What is a lifetime of healthcare worth? Analyzing 100,000 patients at various points in their life, we track and visualize the “average” lifetime of healthcare costs, month-over-month from infancy to death.
As infants and toddlers, we incur the high costs of safely entering this world. For the healthy teenager, years go by with little more than a primary care visit or an immunization. In our twenties we tend to stop using preventive services and spend more time in the emergency room reacting to adverse events. A little older and we see those costs of maternity and childbirth come around again, but this time on the other side.
Age takes its toll. In our forty’s we are still mostly staying out of the hospital, but costs for depression and joint pain go up. The following decades see costs increase more rapidly than any other time in our lives. The aging process drives up orthopedic procedures, new incidences of cancer, and new medical needs for our hearts, lungs and kidneys.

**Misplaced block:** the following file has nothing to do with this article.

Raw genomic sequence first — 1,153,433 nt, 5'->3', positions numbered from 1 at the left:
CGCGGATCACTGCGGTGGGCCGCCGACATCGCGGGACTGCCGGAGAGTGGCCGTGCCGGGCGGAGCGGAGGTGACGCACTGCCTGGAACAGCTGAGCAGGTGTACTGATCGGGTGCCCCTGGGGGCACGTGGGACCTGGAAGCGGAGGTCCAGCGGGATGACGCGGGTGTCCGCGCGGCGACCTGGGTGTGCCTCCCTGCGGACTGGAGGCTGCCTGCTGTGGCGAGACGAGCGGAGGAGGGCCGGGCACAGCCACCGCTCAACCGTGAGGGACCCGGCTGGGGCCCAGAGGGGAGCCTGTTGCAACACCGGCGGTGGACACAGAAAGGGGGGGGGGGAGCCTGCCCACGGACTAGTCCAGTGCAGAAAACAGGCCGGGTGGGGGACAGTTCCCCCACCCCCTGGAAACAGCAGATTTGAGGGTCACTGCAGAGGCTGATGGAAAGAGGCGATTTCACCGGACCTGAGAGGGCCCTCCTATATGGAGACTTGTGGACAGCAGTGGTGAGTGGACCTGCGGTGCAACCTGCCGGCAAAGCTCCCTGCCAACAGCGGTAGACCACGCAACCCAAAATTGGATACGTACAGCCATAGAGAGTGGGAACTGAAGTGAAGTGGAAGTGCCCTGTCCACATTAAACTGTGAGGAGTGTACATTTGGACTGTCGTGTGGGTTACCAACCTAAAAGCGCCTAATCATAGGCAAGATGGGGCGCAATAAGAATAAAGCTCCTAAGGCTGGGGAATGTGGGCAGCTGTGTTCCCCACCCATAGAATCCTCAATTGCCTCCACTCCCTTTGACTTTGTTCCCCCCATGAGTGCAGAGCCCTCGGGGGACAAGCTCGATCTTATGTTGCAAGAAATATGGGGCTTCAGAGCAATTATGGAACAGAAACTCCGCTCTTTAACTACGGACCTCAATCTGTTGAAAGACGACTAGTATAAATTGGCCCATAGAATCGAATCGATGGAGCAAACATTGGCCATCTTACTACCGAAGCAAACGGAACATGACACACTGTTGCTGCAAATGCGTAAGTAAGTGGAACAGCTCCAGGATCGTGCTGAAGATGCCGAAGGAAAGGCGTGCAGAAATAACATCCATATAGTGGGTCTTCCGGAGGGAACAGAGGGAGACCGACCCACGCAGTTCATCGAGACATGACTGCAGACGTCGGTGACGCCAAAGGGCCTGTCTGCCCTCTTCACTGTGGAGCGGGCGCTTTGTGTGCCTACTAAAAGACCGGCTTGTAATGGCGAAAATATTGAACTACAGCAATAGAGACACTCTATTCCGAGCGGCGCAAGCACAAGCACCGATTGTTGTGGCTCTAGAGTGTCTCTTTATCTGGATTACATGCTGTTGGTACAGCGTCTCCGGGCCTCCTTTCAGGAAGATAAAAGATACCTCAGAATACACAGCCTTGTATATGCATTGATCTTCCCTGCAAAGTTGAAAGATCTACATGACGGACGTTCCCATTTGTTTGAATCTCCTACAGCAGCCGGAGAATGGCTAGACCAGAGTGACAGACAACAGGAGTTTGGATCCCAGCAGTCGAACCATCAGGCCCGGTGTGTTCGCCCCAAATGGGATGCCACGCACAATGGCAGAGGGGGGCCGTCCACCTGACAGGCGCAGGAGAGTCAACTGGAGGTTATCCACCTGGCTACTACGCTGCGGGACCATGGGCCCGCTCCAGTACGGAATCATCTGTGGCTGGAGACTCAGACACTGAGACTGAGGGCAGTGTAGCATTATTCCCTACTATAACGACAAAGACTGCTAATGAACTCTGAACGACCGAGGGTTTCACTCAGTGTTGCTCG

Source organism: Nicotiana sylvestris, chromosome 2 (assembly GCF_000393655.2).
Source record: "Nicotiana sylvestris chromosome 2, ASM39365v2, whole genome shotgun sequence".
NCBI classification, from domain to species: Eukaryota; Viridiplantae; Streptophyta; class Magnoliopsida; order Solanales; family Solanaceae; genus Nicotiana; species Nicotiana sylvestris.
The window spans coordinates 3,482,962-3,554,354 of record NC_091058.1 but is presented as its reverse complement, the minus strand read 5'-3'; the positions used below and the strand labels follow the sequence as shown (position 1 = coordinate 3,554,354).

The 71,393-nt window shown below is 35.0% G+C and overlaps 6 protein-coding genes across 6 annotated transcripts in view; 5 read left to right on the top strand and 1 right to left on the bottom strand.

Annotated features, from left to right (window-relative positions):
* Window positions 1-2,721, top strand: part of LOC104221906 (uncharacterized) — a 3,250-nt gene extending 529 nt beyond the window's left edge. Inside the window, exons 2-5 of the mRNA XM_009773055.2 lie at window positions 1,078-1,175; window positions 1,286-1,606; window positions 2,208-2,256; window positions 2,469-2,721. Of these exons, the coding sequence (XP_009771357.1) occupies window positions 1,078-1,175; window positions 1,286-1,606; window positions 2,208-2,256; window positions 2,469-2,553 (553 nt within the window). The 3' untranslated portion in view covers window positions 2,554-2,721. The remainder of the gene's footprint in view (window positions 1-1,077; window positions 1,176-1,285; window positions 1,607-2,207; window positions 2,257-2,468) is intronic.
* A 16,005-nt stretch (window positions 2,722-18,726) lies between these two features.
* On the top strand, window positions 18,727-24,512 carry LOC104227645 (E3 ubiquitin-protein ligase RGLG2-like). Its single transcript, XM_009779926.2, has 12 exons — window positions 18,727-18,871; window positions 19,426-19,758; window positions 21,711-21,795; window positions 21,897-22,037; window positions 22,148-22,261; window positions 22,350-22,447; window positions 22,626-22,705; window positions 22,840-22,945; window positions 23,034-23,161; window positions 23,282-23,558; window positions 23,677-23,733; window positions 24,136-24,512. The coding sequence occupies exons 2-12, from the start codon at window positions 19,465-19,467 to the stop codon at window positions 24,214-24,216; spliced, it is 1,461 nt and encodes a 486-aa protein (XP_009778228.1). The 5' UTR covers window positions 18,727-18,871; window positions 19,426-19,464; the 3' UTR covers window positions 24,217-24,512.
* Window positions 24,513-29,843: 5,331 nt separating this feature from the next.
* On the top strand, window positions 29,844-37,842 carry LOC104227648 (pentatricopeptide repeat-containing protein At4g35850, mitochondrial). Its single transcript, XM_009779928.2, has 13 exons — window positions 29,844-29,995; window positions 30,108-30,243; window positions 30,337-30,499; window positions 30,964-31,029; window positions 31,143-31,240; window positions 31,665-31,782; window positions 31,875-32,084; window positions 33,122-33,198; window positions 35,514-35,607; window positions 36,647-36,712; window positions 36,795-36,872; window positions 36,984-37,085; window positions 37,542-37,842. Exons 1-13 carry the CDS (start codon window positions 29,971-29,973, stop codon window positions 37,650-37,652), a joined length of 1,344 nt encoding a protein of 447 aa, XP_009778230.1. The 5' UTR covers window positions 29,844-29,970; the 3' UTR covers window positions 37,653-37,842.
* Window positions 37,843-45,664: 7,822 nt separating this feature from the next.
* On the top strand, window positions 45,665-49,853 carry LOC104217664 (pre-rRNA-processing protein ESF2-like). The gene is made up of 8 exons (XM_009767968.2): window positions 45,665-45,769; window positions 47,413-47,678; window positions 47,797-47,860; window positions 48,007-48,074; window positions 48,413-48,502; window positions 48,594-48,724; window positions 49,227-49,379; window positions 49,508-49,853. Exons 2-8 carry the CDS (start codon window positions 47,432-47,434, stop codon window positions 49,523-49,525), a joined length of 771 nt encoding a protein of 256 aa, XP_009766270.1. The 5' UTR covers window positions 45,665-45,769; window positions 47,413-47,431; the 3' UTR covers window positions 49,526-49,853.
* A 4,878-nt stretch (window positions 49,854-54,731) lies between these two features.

After sixty-five, our healthcare use increases steadily. Joints are replaced, hearts and kidneys fail, and cancers become the dominant cost driver. We see the inside of a hospital more routinely and are more predictably visiting clinics for primary and specialty care.
All-in, the average lifetime of U.S. healthcare tallies a little north of $500,000 per person. But there is no average life. We pass through this world with hugely varying needs. About 80% of us will need much less than $500,000. A smaller percentage will have lifetime costs well beyond that figure. Regardless of where each of us lands on that spectrum, we hope to have a healthcare system that provides for us and lets us live our lives with dignity, to the fullest.
D3.js, with Illustrator Data sourced from Commercial, Medicare and Medicaid claims from Arcadia Benchmark Database
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